Consider your industry

Indochino sells custom made suits. To order, a customer must submit detailed measurements. Its average days to purchase is 28 days, longer than most other apparel sites. “Retargeting keeps us top of mind during those 28 days as a customer goes out and researches reviews on Indochino, talks to a buddy about which style of suit he wants, and ultimately finds a tape measure and a spare weekend to get measured at home.”

How do you determine optimal frequency for retargeting?

Your testing capabilities may depend on your vendor, but ideally a true A/B split test that involves one group receiving a low exposure, such as 3 per day, versus higher frequencies would be run during a single test period, rather than sequentially.

An alternative is to create 2 campaigns with similar audience attributes, such as visitors to product category A and category B. Choose categories or landing pages that receive similar traffic, and have similar days to purchase or visits to purchase, as reported in your web analytics. Ensure these test audiences become negative audiences for your general campaigns, and that visitors who view both categories A and B are excluded from your test (they can still be members of your general audience).

It’s a good idea to test the types of campaigns you run – general campaigns may bear more or less frequency than your more targeted ones, as do certain categories.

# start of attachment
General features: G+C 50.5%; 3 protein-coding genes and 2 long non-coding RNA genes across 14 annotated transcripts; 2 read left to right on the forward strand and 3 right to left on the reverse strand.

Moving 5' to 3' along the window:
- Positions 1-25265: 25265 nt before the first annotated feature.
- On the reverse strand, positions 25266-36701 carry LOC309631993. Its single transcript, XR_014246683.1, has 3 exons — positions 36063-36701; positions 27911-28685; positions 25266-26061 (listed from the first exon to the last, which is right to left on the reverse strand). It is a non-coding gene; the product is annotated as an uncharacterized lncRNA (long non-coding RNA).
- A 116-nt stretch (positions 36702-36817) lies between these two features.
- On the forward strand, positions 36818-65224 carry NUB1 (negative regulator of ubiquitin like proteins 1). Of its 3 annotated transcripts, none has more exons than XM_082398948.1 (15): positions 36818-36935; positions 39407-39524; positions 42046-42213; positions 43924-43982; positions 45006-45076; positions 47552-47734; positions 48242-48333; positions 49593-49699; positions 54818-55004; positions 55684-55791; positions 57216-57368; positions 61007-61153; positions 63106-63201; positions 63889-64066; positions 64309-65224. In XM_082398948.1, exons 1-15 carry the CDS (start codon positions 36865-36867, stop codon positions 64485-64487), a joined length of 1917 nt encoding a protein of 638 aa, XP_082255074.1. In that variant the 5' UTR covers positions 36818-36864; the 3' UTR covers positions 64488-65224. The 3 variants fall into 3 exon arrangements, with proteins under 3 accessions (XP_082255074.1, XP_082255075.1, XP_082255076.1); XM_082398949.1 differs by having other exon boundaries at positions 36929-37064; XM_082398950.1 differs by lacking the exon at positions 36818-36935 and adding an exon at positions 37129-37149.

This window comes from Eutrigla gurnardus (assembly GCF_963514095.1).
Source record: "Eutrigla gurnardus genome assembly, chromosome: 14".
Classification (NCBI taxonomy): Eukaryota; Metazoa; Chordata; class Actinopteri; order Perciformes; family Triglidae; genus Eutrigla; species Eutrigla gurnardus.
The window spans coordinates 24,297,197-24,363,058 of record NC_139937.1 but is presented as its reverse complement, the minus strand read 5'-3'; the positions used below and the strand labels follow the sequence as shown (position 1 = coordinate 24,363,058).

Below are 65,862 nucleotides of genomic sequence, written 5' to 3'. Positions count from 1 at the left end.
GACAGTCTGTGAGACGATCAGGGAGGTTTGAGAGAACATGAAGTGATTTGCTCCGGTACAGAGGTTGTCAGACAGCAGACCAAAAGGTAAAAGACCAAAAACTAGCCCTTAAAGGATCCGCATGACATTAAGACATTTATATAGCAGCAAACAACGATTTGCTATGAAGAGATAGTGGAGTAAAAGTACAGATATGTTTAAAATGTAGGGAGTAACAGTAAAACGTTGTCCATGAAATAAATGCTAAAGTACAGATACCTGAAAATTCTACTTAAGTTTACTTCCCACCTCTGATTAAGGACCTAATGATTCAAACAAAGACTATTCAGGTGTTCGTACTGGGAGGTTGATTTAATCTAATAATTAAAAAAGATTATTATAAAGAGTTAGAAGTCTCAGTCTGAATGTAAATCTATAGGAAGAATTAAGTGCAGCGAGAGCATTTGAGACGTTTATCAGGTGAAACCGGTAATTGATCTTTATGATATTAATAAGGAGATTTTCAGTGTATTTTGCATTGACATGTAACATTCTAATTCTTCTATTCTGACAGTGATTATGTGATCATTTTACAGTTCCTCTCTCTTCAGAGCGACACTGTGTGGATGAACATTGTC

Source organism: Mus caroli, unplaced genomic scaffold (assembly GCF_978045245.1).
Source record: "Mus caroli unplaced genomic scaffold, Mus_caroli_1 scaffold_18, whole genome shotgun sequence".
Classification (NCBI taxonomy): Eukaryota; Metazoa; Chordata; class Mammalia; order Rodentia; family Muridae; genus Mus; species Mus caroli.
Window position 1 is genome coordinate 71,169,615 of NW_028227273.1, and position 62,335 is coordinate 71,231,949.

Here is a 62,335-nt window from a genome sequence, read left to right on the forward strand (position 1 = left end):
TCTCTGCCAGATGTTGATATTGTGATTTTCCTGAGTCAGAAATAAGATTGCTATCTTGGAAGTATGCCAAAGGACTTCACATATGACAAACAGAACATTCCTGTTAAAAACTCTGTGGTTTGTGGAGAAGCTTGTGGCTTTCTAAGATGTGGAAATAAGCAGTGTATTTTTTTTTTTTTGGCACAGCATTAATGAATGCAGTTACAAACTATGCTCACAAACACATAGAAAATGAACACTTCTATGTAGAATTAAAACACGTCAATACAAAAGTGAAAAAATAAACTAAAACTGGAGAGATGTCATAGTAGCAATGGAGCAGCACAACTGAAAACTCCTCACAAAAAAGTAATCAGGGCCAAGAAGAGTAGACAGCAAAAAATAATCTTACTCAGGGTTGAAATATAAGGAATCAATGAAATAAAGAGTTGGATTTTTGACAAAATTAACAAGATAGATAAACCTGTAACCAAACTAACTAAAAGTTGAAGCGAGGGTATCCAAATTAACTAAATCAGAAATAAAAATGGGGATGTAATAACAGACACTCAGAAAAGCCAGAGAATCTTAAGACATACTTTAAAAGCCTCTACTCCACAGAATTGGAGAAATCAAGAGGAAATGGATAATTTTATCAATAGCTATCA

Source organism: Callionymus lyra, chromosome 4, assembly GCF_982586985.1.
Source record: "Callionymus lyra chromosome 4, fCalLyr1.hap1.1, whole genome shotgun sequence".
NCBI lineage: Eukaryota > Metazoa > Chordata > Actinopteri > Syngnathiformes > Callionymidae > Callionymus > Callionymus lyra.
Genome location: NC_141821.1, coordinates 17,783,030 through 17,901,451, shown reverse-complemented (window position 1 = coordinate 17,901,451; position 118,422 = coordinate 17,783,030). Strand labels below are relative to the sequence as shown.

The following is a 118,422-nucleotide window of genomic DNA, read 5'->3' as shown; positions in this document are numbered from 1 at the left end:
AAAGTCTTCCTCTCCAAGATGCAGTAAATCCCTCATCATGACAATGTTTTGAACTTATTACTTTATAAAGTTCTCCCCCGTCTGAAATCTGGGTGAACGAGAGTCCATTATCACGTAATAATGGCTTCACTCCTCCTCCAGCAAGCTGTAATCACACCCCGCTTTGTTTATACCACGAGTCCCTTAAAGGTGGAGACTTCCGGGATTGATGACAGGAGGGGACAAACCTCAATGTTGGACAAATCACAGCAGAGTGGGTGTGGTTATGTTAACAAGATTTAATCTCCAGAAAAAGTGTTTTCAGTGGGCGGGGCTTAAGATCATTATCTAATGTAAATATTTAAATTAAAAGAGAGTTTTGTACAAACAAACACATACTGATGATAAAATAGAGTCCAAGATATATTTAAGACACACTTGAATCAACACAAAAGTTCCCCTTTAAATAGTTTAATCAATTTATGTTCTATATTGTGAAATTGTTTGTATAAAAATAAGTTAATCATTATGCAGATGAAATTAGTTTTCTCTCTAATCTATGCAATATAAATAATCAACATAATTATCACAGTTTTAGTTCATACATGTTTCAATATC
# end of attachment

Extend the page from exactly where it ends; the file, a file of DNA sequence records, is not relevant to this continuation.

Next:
You may not find the same results as Indochino, a tighter cap may be more effective for you. But don’t rely on “industry says this,” or you will sell your campaign short.

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6 Responses to “Retargeting Case Study: Should You Use Frequency Capping?”

  1. Be aware, though, of what you’re unable to measure. Retargeting breaks the permission rule which is the foundation of trust on the web.

    A company I really like has recently implemented an aggressive (and tactically successful, at least if I’m the target) retargeting campaign. Like Indochino, they may be seeing much higher sales–I don’t know–but I’m creeped out, and my opinion of the company is changing.

    It deeply disturbs me that my personal browse habits are obviously available to any advertiser *and* I don’t understand how it’s done or if I can avoid it. It’s like spam phone calls before there was a Do Not Call registry. It’s like “Hey, I don’t want you to know that I visit this site–get out of here!”